|Todd Gochenour||Feb 19, 2012 4:59 pm|
|Damon Feldman||Feb 19, 2012 6:00 pm|
|Todd Gochenour||Feb 19, 2012 10:56 pm|
|Geert Josten||Feb 19, 2012 11:08 pm|
|Geert Josten||Feb 19, 2012 11:12 pm|
|Todd Gochenour||Feb 19, 2012 11:46 pm|
|Geert Josten||Feb 20, 2012 2:42 am|
|Damon Feldman||Feb 20, 2012 7:25 am|
|Todd Gochenour||Feb 20, 2012 7:53 am|
|Todd Gochenour||Feb 20, 2012 7:57 am|
|Michael Blakeley||Feb 20, 2012 9:14 am|
|Todd Gochenour||Feb 20, 2012 9:22 am|
|Todd Gochenour||Feb 20, 2012 9:39 am|
|Tim Meagher||Feb 20, 2012 9:56 am|
|Michael Blakeley||Feb 20, 2012 9:59 am|
|Michael Blakeley||Feb 20, 2012 10:10 am|
|Todd Gochenour||Feb 20, 2012 10:48 am|
|Todd Gochenour||Feb 20, 2012 12:16 pm|
|Todd Gochenour||Feb 21, 2012 6:59 am|
|David Lee||Feb 21, 2012 7:01 am|
|Todd Gochenour||Feb 21, 2012 7:51 am|
|David Lee||Feb 21, 2012 8:02 am|
|mcun...@comcast.net||Feb 21, 2012 8:09 am|
|Colleen Whitney||Feb 21, 2012 9:16 am|
|Michael Blakeley||Feb 21, 2012 10:06 am|
|Todd Gochenour||Feb 21, 2012 10:15 am|
|Todd Gochenour||Feb 24, 2012 10:09 pm|
|Geert Josten||Feb 24, 2012 11:57 pm|
|Todd Gochenour||Feb 25, 2012 9:53 am|
|Geert Josten||Feb 25, 2012 9:59 am|
|Todd Gochenour||Feb 25, 2012 10:05 am|
|Geert Josten||Feb 25, 2012 12:01 pm|
|Todd Gochenour||Feb 25, 2012 4:04 pm|
|Geert Josten||Feb 26, 2012 2:16 am|
|Todd Gochenour||Feb 26, 2012 3:59 pm|
|Todd Gochenour||Feb 26, 2012 10:09 pm|
|Subject:||Re: [MarkLogic Dev General] Processing Large Documents?|
|From:||Geert Josten (geer...@dayon.nl)|
|Date:||Feb 19, 2012 11:08:36 pm|
It is mostly because of two reasons: memory footprint, and indexing.
If you don’t have fragmentation enabled in the database configuration, then the entire document is one fragment of 150Gb. Any processing on fragments mean that the entire fragment is loaded into memory. Luckily FLWOR expressions are highly optimized, since they are also necessary to sort search results, and operate almost as if they are streamed usually.
The indexes are also fragment-based. This means that if you search for a word, the database can return from the index (loaded in memory) in microseconds which fragments contain that word. That is why you want your fragments to ‘match’ your records.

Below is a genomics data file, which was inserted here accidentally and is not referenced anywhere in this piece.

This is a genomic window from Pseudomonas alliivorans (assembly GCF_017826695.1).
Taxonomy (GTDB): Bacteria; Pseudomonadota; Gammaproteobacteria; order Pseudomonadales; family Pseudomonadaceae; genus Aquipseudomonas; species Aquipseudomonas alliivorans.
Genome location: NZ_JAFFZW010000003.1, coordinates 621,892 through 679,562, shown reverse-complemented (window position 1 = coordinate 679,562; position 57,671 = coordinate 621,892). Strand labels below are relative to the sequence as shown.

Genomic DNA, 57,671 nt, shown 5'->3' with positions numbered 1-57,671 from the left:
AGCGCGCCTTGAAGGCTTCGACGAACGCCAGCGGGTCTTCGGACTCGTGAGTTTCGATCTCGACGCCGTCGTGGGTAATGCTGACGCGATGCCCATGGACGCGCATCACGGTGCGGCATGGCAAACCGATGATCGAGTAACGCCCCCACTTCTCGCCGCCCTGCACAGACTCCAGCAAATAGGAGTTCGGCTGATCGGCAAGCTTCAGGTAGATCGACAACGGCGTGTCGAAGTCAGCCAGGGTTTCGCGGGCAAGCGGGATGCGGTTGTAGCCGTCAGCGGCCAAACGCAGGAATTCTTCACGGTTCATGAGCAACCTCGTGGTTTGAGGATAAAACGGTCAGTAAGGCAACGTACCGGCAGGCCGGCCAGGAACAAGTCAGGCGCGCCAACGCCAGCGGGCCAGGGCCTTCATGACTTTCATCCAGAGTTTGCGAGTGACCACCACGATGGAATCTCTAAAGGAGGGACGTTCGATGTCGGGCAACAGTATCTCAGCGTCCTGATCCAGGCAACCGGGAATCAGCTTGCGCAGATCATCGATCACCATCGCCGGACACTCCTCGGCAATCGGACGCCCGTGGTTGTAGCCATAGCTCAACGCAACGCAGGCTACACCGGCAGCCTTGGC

You can use fragmentation for this, which prevents you from chunking the file at load time, but in practice chunked file seem to out-perform a file stored with fragmentation. Besides, the container element doesn’t add value, so why insist on maintaining it? You can always add it again if you want to extract the content and write it as a single file again.
*Van:* gene...@developer.marklogic.com [mailto: gene...@developer.marklogic.com] *Namens *Todd Gochenour *Verzonden:* maandag 20 februari 2012 7:57 *Aan:* MarkLogic Developer Discussion *Onderwerp:* Re: [MarkLogic Dev General] Processing Large Documents?
This advice repeats a recommendation I saw earlier tonight during some of my research, namely that with MarkLogic it's better to break up documents into smaller fragments. I guess there's a performance gain in bursting a document into small fragments, something to do with concurrency and locking or minimizing the depth of the hierarchy, perhaps?
Note that my document doesn't equate to tables but instead it equates to the entire database, which is two levels away from this recommendation to have documents equate to rows. It seems like the conventional wisdom is to burst large documents into smaller fragments so that each fragment can be handled independently. I've always felt it simpler and more accurate to load and use the XML file as is and not shred it into multiple parts. I want to replace the MySQL database with an XML database for this very reason.
So I've managed to load this large document into the database and I've done my first transformation of this document using XQuery to perform the extraction and performance seems rather impressive. I've done the same thing with both eXistDB and xDB with no problem, indexing everything including the deep hierarchical structure. Once in the database, I should be able to update fragments within the document as easily as if these fragments were burst into individual files. Is there a technical reason (I've yet to discover) for why this would not be the case?
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